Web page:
How real-life prison escape compares with 'Shawshank'

NEW YORK (AP) — The real-life escape of two inmates from an upstate New York prison over the weekend has drawn comparisons to the fictional 1994 movie “Shawshank Redemption.” That story, based on a novella by author Stephen King and starring Tim Robbins and Morgan Freeman, has been an enduring success on cable television. Here’s a look at the prisoners and their escapes.



In the movie, Robbins’ Andy Dufresne is a sympathetic character, falsely convicted of killing his young wife and her lover, who saw a hope for freedom extinguished when the corrupt warden shot and killed someone who could have corroborated Dufresne’s story.

There’s no ambiguity about real-life escapees David Sweat, 34, and Richard Matt, 48. Sweat was serving a life sentence for shooting a sheriff’s deputy who happened upon Sweat and others after they had robbed a firearms store. Matt was imprisoned for the kidnapping, murder and dismemberment of a man who had fired him from his job at a food warehouse.



Dufresne used a claw hammer to painstakingly whittle away at his cell wall before breaking through and covering the hole with a series of starlet posters, including Rita Hayworth and Raquel Welch. He crawled into the prison’s innards and, with a thunderstorm masking the noise, used a rock to break a hole in a sewer line, which he crawled through to escape.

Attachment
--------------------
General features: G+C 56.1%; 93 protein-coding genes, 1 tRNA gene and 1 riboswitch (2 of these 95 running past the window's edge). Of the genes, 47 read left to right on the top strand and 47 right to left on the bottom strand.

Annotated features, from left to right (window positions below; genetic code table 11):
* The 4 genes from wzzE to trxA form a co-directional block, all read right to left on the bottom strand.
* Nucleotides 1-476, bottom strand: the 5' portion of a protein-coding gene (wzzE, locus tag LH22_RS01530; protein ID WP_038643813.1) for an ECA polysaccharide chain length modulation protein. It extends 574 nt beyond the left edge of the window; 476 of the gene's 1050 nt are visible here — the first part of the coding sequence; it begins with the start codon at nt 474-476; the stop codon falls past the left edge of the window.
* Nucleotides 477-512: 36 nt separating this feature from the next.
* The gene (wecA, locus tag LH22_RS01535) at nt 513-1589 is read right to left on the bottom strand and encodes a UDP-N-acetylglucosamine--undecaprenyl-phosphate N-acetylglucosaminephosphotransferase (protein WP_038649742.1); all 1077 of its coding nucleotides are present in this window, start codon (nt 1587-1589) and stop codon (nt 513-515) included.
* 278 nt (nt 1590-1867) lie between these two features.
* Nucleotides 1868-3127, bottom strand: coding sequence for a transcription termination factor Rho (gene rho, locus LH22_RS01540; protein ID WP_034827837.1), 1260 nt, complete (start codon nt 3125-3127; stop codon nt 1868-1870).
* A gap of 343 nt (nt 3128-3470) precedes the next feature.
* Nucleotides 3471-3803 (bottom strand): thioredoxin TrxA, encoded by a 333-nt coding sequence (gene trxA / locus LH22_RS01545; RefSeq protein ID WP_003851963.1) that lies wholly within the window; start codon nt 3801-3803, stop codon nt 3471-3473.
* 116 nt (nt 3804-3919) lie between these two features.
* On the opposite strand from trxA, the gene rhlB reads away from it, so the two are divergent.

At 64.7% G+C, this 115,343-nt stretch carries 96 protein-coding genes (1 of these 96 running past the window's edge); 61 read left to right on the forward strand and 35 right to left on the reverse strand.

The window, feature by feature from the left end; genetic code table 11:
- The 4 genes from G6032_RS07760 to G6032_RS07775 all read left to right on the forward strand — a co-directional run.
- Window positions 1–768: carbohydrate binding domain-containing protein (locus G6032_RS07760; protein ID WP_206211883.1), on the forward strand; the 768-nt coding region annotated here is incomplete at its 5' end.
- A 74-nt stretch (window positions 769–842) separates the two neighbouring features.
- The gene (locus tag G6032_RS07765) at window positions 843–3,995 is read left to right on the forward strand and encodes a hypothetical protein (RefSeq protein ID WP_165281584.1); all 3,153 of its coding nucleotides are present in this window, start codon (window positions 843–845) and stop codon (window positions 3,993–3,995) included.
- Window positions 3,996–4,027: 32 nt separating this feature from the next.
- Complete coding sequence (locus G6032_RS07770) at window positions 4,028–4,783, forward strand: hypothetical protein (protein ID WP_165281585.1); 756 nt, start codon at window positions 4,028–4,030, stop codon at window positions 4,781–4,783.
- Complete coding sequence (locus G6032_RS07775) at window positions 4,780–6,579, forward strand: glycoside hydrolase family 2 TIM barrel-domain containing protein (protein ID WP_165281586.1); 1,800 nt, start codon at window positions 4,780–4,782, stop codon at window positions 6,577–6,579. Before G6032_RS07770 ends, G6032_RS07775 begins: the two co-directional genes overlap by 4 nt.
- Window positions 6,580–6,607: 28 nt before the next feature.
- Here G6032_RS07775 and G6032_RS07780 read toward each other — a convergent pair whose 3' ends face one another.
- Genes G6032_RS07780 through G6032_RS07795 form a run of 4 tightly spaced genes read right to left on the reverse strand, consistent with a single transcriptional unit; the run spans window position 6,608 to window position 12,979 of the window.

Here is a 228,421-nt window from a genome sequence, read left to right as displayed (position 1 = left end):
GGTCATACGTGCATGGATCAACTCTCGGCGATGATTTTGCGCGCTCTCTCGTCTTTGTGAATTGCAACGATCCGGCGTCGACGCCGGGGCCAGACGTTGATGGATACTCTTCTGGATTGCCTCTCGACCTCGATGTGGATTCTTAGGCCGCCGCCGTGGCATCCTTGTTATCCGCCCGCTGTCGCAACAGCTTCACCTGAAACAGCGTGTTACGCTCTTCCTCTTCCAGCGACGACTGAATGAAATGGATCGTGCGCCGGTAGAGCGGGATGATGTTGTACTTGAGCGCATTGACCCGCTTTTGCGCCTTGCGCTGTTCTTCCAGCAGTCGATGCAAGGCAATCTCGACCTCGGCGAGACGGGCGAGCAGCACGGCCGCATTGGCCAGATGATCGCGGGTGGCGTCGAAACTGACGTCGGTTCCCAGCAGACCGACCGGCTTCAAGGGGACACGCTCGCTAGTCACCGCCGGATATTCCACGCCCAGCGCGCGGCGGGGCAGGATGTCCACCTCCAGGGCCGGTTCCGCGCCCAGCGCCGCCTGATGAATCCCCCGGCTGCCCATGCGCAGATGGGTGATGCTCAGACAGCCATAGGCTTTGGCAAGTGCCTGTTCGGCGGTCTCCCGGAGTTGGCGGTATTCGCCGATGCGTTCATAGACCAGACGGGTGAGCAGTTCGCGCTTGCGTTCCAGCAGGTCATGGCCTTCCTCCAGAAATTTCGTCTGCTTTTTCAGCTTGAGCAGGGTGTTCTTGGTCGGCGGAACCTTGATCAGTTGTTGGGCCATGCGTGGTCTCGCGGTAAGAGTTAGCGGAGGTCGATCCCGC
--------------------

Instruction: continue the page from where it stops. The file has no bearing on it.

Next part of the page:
Sweat and Matt used power tools to cut through steel walls at the back of their adjacent cells, authorities said. It’s unclear how that went unnoticed. They climbed down catwalks and cut through a steam pipe, leaving behind a taunting note that read, “Have a nice day,” officials said. They broke through a chain and lock to lift a manhole cover on a street near the prison, authorities said.



Shawshank was a fictional state prison in rural Maine. Some scenes for the movie were filmed at the Ohio State Reformatory in Mansfield, Ohio, a prison that operated between 1910 and 1990.

The real-life Clinton Correctional Facility is a 170-year-old maximum-security facility in Dannemora, New York, 20 miles from the Canadian border and within the forest of the Adirondack Mountains. It has nearly 3,000 inmates and about 1,400 staff. This is its first escape.



Dufresne calmly walked into a Maine bank to withdraw ill-gotten funds he had laundered for Warden Samuel Norton, who shot himself when authorities came looking for him. Dufresne escaped to a beach in Mexico where his prison buddy Red, played by Freeman, joined him upon his release.

The whereabouts of Sweat and Matt were unknown, although there is a Mexican connection: Matt had fled there and was taken into custody when he stabbed a man to death. He served prison time in Mexico before being returned to the United States.

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